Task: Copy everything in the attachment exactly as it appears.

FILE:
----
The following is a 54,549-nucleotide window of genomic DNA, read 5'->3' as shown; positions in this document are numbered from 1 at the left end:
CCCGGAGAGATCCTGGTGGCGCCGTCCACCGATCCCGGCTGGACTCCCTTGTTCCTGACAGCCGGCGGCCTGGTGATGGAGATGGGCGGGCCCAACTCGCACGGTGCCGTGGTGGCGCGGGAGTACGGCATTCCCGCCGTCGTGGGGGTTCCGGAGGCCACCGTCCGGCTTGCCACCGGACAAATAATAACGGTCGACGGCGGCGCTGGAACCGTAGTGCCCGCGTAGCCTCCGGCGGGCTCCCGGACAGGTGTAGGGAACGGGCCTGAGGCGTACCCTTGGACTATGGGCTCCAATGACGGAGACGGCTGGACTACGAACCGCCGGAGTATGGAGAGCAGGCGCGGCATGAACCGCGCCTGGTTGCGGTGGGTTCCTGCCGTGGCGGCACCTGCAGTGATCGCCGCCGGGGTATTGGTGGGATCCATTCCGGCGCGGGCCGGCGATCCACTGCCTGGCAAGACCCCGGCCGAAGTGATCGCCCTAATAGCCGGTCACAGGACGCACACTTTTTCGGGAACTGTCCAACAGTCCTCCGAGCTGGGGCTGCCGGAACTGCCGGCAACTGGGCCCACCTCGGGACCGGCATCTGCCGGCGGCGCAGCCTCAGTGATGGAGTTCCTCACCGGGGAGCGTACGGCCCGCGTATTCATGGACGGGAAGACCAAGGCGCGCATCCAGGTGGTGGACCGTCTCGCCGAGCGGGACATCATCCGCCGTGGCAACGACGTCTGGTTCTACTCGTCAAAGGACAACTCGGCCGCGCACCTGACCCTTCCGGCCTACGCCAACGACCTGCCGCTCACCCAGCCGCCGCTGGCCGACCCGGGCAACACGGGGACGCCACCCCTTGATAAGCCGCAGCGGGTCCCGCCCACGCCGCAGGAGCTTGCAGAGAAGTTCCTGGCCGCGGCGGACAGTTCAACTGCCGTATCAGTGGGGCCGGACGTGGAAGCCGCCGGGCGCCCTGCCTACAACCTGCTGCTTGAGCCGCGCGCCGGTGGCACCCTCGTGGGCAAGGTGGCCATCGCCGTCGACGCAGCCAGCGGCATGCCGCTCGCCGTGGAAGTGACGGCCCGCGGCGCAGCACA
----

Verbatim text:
The following is a 54,549-nucleotide window of genomic DNA, read 5'->3' as shown; positions in this document are numbered from 1 at the left end:
CCCGGAGAGATCCTGGTGGCGCCGTCCACCGATCCCGGCTGGACTCCCTTGTTCCTGACAGCCGGCGGCCTGGTGATGGAGATGGGCGGGCCCAACTCGCACGGTGCCGTGGTGGCGCGGGAGTACGGCATTCCCGCCGTCGTGGGGGTTCCGGAGGCCACCGTCCGGCTTGCCACCGGACAAATAATAACGGTCGACGGCGGCGCTGGAACCGTAGTGCCCGCGTAGCCTCCGGCGGGCTCCCGGACAGGTGTAGGGAACGGGCCTGAGGCGTACCCTTGGACTATGGGCTCCAATGACGGAGACGGCTGGACTACGAACCGCCGGAGTATGGAGAGCAGGCGCGGCATGAACCGCGCCTGGTTGCGGTGGGTTCCTGCCGTGGCGGCACCTGCAGTGATCGCCGCCGGGGTATTGGTGGGATCCATTCCGGCGCGGGCCGGCGATCCACTGCCTGGCAAGACCCCGGCCGAAGTGATCGCCCTAATAGCCGGTCACAGGACGCACACTTTTTCGGGAACTGTCCAACAGTCCTCCGAGCTGGGGCTGCCGGAACTGCCGGCAACTGGGCCCACCTCGGGACCGGCATCTGCCGGCGGCGCAGCCTCAGTGATGGAGTTCCTCACCGGGGAGCGTACGGCCCGCGTATTCATGGACGGGAAGACCAAGGCGCGCATCCAGGTGGTGGACCGTCTCGCCGAGCGGGACATCATCCGCCGTGGCAACGACGTCTGGTTCTACTCGTCAAAGGACAACTCGGCCGCGCACCTGACCCTTCCGGCCTACGCCAACGACCTGCCGCTCACCCAGCCGCCGCTGGCCGACCCGGGCAACACGGGGACGCCACCCCTTGATAAGCCGCAGCGGGTCCCGCCCACGCCGCAGGAGCTTGCAGAGAAGTTCCTGGCCGCGGCGGACAGTTCAACTGCCGTATCAGTGGGGCCGGACGTGGAAGCCGCCGGGCGCCCTGCCTACAACCTGCTGCTTGAGCCGCGCGCCGGTGGCACCCTCGTGGGCAAGGTGGCCATCGCCGTCGACGCAGCCAGCGGCATGCCGCTCGCCGTGGAAGTGACGGCCCGCGGCGCAGCACA